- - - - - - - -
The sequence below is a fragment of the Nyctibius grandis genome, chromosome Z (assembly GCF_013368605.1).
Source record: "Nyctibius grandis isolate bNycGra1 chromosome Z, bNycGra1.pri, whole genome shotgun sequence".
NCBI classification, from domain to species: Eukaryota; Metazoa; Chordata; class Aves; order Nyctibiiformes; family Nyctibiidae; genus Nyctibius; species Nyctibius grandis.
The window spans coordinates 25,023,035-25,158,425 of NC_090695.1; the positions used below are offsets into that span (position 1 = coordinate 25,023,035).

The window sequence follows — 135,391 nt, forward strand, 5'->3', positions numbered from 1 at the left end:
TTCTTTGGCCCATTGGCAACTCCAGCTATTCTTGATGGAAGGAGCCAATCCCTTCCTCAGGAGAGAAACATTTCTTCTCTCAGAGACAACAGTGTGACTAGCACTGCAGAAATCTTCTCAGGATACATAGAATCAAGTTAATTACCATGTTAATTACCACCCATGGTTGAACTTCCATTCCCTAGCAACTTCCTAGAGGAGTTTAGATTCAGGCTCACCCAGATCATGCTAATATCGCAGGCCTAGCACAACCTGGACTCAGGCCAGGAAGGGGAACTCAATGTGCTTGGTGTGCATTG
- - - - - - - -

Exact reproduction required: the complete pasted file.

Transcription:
The sequence below is a fragment of the Nyctibius grandis genome, chromosome Z (assembly GCF_013368605.1).
Source record: "Nyctibius grandis isolate bNycGra1 chromosome Z, bNycGra1.pri, whole genome shotgun sequence".
NCBI classification, from domain to species: Eukaryota; Metazoa; Chordata; class Aves; order Nyctibiiformes; family Nyctibiidae; genus Nyctibius; species Nyctibius grandis.
The window spans coordinates 25,023,035-25,158,425 of NC_090695.1; the positions used below are offsets into that span (position 1 = coordinate 25,023,035).

The window sequence follows — 135,391 nt, forward strand, 5'->3', positions numbered from 1 at the left end:
TTCTTTGGCCCATTGGCAACTCCAGCTATTCTTGATGGAAGGAGCCAATCCCTTCCTCAGGAGAGAAACATTTCTTCTCTCAGAGACAACAGTGTGACTAGCACTGCAGAAATCTTCTCAGGATACATAGAATCAAGTTAATTACCATGTTAATTACCACCCATGGTTGAACTTCCATTCCCTAGCAACTTCCTAGAGGAGTTTAGATTCAGGCTCACCCAGATCATGCTAATATCGCAGGCCTAGCACAACCTGGACTCAGGCCAGGAAGGGGAACTCAATGTGCTTGGTGTGCATTG